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For many years the tax position of termination payments, and in particular the distinction between contractual and non-contractual pay in lieu of notice (PILON), has been unclear.
It used to be the case that if there was no contractual provision for pay in lieu of notice, a termination without notice was a breach of contract. In this situation, a payment representing the pay that would’ve been earned during the notice period was treated as ‘liquidated damages’ for the breach of contract.
More recently, even if PILON’s non-contractual, if there’s been a history within the business of making payments in lieu of notice, HMRC’s treated the payment as an implied term of the employment contract and therefore subject to PAYE.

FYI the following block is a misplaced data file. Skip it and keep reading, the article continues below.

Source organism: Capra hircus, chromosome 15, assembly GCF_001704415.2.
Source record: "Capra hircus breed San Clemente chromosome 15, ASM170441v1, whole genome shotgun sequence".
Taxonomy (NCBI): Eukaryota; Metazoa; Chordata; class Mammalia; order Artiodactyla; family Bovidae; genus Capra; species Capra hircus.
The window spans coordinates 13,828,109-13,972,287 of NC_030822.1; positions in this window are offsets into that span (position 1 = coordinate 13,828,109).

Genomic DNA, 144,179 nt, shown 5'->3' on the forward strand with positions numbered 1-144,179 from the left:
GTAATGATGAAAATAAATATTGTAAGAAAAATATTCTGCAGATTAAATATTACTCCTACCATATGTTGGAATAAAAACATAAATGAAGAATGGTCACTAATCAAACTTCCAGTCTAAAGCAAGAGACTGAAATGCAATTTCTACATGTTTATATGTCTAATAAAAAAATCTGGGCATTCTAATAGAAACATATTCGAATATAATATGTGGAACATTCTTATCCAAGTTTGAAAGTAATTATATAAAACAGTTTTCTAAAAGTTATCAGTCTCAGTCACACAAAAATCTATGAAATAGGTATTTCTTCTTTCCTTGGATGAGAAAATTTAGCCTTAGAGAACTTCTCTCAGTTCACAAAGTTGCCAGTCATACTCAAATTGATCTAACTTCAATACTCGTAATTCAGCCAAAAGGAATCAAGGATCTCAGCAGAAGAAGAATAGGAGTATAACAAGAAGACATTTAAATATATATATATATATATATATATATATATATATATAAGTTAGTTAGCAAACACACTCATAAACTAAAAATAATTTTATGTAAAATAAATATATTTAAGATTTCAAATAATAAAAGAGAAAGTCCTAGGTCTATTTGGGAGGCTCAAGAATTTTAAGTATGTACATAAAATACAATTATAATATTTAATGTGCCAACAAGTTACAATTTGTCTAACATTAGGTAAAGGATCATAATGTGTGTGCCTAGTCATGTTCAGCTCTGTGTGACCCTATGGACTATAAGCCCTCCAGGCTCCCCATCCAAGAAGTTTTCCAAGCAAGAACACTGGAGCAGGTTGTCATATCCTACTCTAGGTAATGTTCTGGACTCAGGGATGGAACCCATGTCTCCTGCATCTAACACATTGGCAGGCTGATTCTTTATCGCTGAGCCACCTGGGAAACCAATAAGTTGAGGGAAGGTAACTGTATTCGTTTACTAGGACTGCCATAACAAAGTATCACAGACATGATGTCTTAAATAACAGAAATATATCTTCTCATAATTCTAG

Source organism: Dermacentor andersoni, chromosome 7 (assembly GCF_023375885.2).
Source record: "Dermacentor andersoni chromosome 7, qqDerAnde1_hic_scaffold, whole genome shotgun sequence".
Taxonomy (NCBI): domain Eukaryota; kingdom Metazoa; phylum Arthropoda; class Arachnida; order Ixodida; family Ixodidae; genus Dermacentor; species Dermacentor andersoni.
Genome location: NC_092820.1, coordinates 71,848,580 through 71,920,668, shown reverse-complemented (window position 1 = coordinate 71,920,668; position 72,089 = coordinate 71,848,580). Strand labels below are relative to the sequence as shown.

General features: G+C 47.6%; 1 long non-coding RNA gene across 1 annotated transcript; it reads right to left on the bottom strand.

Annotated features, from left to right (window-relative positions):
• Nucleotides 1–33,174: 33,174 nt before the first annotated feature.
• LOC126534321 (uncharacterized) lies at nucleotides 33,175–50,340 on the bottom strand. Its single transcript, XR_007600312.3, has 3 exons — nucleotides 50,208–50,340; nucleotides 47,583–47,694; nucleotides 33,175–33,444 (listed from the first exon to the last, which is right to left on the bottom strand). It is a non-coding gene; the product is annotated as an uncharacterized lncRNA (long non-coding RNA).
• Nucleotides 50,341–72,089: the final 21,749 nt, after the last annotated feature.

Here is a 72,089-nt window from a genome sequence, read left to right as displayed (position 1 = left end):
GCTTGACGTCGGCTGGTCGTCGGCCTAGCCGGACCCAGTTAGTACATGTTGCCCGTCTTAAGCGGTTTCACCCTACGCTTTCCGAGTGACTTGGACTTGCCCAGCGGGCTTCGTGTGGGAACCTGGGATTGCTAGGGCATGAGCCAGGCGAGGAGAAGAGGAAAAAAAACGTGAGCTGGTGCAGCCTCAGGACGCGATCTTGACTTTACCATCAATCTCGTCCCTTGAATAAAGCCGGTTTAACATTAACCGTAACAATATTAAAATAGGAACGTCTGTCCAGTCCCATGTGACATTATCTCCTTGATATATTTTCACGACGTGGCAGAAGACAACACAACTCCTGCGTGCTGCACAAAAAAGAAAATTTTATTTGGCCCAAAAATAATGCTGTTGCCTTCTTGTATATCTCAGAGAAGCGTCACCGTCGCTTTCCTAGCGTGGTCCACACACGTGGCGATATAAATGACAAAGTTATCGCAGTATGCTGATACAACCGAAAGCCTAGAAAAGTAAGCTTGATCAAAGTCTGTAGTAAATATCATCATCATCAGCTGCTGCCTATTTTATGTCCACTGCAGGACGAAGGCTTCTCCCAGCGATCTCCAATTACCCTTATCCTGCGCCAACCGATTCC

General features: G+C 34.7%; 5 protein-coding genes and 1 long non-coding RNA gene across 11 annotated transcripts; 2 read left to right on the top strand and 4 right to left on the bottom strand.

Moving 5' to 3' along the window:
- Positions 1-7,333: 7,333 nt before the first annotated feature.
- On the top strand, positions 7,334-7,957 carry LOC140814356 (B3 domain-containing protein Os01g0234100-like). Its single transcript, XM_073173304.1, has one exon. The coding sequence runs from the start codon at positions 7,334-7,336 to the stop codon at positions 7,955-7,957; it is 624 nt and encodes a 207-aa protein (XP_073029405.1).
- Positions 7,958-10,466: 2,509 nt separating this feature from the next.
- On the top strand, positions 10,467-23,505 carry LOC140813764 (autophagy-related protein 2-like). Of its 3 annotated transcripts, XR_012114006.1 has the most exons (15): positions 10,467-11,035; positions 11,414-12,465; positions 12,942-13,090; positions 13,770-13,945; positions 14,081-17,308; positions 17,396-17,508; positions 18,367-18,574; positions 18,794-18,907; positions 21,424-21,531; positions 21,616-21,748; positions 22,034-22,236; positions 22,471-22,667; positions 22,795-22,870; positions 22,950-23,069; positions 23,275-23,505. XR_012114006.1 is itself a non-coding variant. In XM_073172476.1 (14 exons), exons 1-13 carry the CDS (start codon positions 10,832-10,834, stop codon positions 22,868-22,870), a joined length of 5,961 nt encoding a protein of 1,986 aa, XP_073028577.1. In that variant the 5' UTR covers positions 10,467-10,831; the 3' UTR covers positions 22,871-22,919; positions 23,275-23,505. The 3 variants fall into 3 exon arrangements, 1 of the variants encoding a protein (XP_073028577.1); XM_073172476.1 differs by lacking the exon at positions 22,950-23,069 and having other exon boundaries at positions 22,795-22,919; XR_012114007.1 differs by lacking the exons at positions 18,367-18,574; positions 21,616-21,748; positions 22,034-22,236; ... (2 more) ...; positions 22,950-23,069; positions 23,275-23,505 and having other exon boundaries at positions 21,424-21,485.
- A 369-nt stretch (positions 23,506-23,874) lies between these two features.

This position’s now been regularised by the Finance (No. 2) Act 2017, and all payments of PILON are now subject to PAYE and to employer and employee National Insurance contributions whether they’re contractual or non-contractual.
HMRC have informally confirmed that the new regime will only apply to PILON payments made on or after 6 April 2018 where the employment was terminated on or after 6 April 2018, and not to PILON payments made on or after 6 April 2018 where the employment was terminated before that date.
Further changes to the tax treatment of termination payments above £30,000 are due to be introduced in April 2019.
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